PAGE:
As far as practice, I am re-committed to both sitting and walking meditations. While my hikes have been less than epic, my walks have been slowly deepening my awareness. Most often I have my camera, but I am seeing the value of “noticing” things as I do familiar stretches on my walks. Pictures are certainly wonderful and I love sharing, but giving the world my attention without a need to document it is a growing priority. I sit in silence with the heron and watch with wonder as the chickadees flit around branch to branch. I’ve learned to step lightly on the worn wood of the boardwalk so as not to disturb the natural ambience. As a visitor, it is a privilege to blend so seamlessly into this refuge I adore. 

I recently posted my 260th doodle of the year. They live in a Facebook album and have been a meaningful practice that really grounds me creatively. When I began, I wasn’t sure I could continue for a full year, but in time it has become less of an oblgation and more of a discovery. One day at a time. Here are a few of the latest:

The air has a chill and the sun feels sharp as we slip into late September. My allergies have been in high gear and my eyes have been a hot mess. Tears and more tears. My eyelids feel like paper, thin and fragile. In a way I have felt myself scraping bottom and I know from experience that sometimes we need to feel ‘just that uncomfortable’ if we are to find our way back to center. I’ve heard it said that no change can begin until our sleep is disturbed. Well, I’m there. Tired mornings and restless nights.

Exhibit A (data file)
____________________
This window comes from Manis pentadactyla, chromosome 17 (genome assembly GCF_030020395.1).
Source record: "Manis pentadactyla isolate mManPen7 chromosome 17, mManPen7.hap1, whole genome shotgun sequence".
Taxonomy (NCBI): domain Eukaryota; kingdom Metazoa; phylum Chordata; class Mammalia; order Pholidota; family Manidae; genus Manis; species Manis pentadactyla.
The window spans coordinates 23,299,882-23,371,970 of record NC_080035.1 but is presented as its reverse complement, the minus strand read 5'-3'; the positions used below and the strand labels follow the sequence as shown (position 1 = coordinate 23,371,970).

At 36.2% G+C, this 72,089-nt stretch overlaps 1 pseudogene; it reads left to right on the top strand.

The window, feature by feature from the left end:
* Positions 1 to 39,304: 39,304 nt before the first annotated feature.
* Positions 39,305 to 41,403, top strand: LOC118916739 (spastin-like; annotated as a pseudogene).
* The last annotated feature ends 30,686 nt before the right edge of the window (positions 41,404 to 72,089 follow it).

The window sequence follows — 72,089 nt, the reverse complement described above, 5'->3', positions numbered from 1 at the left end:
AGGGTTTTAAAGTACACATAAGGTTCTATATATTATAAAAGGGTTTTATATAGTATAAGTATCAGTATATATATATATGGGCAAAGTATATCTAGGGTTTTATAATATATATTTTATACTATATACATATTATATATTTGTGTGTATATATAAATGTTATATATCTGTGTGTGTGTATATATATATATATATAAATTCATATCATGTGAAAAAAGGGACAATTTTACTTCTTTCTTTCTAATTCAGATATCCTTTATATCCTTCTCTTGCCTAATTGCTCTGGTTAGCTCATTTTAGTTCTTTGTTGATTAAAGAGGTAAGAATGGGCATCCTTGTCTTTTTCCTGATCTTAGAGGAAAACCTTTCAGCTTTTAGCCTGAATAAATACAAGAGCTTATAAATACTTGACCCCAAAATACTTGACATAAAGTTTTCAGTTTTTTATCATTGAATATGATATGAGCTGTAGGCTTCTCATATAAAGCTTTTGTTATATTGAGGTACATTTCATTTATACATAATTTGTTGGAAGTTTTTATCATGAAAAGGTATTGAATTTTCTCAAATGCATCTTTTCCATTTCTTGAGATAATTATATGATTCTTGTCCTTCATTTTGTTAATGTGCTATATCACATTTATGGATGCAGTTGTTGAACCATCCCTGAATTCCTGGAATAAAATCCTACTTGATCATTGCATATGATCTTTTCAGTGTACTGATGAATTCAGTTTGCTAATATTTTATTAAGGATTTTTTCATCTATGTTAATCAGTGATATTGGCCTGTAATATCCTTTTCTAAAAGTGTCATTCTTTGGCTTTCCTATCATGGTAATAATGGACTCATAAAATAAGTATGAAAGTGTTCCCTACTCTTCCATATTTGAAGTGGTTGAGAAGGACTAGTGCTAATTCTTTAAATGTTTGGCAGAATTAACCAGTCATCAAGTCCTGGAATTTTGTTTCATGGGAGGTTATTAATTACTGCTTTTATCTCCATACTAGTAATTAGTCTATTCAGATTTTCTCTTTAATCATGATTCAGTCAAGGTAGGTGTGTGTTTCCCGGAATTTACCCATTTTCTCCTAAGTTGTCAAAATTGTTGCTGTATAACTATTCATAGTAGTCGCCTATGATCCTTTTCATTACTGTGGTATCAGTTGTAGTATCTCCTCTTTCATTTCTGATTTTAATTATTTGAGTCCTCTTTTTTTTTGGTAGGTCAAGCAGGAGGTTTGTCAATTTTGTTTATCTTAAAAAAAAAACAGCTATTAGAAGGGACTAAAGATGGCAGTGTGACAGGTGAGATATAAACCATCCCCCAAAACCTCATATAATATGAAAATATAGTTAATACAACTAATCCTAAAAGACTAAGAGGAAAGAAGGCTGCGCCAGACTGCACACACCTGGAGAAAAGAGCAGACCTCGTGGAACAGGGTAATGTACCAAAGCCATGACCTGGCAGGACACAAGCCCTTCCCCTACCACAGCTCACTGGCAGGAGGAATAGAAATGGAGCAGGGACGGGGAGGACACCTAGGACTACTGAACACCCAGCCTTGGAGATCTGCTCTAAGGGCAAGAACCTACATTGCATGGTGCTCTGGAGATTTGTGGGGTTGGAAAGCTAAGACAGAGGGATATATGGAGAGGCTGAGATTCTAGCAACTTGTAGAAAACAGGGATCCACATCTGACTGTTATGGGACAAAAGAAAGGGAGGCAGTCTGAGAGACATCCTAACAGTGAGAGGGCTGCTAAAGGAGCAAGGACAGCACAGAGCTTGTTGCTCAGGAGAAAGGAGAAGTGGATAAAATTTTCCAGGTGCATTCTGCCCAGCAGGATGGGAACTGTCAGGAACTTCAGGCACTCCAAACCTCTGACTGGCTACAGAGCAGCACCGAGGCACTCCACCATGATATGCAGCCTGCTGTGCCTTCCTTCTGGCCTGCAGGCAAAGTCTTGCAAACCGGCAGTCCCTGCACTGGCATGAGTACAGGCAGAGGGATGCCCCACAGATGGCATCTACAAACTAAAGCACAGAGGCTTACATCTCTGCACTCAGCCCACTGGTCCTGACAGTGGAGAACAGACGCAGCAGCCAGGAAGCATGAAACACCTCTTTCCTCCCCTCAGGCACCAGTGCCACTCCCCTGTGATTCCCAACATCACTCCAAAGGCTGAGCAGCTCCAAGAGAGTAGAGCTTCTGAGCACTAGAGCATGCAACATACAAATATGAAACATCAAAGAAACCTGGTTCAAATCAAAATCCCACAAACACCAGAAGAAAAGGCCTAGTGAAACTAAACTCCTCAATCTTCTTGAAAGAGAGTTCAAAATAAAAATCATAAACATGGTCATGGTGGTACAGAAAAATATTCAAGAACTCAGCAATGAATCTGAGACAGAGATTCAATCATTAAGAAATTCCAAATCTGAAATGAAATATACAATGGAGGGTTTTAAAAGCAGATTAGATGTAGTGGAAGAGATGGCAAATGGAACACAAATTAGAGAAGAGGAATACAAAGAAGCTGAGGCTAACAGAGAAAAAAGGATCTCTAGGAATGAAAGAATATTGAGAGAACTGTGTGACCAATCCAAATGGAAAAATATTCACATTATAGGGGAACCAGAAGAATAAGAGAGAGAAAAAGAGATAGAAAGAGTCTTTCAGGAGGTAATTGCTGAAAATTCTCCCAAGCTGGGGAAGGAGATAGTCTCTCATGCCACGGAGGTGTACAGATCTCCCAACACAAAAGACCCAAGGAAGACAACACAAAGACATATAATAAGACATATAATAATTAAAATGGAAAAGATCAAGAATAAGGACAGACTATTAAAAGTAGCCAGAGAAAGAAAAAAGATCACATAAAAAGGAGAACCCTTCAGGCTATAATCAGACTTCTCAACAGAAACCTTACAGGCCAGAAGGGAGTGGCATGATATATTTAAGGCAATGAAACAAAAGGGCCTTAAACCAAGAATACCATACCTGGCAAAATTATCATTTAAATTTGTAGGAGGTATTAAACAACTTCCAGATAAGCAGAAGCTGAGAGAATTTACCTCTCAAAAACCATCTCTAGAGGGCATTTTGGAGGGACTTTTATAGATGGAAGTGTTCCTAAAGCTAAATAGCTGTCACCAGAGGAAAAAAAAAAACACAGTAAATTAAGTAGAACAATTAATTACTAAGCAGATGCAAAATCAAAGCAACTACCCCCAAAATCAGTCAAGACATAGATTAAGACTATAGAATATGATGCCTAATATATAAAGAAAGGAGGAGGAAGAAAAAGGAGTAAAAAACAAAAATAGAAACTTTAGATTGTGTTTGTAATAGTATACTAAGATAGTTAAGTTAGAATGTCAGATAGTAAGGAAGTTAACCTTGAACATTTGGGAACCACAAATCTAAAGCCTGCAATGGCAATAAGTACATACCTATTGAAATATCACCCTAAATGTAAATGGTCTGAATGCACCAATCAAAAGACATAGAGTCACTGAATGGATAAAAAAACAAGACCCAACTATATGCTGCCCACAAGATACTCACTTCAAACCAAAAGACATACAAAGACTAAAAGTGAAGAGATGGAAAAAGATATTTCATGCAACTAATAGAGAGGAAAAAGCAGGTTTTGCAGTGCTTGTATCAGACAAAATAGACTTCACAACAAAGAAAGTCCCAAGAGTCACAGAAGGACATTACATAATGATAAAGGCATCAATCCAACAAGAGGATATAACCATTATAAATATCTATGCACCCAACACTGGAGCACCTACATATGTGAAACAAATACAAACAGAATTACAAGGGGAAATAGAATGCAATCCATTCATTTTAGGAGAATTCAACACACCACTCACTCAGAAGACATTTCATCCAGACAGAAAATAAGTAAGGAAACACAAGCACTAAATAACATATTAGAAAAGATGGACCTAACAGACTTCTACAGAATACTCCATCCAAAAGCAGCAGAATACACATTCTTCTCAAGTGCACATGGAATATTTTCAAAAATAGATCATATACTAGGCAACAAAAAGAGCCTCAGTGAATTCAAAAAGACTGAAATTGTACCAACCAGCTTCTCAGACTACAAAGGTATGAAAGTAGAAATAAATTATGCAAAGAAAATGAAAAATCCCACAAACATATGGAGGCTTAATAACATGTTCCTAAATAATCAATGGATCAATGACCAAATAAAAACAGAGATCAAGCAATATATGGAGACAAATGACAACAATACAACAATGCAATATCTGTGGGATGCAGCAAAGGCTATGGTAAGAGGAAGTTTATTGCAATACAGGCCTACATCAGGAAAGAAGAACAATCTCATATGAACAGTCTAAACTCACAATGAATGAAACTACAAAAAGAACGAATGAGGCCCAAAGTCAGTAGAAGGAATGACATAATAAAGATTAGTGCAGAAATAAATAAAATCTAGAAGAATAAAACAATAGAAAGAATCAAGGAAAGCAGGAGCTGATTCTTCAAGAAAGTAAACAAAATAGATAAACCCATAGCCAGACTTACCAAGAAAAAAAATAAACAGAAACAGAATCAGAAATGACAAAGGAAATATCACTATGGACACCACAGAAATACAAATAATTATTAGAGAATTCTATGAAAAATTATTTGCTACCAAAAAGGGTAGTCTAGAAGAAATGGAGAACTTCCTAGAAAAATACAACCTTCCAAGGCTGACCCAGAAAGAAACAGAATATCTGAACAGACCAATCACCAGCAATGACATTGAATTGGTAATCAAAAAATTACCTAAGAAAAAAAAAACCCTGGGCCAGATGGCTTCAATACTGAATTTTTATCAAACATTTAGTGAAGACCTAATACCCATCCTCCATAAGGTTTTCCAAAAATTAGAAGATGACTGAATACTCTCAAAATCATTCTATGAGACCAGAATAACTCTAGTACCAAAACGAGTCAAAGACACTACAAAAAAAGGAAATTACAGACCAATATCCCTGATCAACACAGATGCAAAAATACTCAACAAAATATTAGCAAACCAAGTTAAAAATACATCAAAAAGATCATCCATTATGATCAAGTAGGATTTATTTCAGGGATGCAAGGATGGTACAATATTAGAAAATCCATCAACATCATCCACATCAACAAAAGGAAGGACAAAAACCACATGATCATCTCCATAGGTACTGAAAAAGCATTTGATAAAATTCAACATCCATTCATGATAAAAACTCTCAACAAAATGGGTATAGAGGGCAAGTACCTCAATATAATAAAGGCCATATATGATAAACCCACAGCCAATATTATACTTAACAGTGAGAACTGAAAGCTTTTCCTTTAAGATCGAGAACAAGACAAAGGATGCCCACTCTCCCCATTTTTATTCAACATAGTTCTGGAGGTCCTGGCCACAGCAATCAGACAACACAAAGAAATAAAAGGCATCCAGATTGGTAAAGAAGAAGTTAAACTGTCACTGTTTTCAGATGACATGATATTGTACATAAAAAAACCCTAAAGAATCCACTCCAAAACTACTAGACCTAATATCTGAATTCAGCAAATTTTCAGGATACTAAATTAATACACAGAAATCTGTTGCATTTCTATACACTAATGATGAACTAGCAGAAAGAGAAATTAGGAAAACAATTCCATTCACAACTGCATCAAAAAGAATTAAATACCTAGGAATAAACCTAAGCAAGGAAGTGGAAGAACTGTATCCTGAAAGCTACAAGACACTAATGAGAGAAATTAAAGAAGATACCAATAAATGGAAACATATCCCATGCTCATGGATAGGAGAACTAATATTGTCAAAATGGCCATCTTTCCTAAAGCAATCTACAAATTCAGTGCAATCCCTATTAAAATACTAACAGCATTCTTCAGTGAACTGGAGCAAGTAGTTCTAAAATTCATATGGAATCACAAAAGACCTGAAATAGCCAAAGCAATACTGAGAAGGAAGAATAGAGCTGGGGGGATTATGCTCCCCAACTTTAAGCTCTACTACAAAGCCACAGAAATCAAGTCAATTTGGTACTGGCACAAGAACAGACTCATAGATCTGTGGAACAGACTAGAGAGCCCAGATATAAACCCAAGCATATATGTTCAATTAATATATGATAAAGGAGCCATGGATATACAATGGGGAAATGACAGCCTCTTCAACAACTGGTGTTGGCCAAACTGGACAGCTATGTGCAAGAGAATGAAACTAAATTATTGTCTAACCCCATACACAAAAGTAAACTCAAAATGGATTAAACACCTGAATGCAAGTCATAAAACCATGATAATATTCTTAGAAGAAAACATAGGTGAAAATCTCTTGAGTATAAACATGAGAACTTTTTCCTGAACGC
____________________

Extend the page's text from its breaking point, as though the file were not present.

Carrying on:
Last night I dreamed of heron and their lethal hooks that pass for claws. I could feel the vibration as the claw sank into the branch we shared. I was holding on for dear life. It seems I dream often of holding on and falling apart. And just as often, I dream of heron.

As I move into the idle, dormant seasons something is rumbling. I feel change. I mean, I really feel it in my bones. A soft pianissimo building to crescendo. I may lie lower as the cold sets in but in that quiet, my spirit is learning the song and this is a chorus that will not be silent. 

19 Comments on “Checking In

  1. Love your doodles! I agree with you about summer. I’m always glad to see it behind me.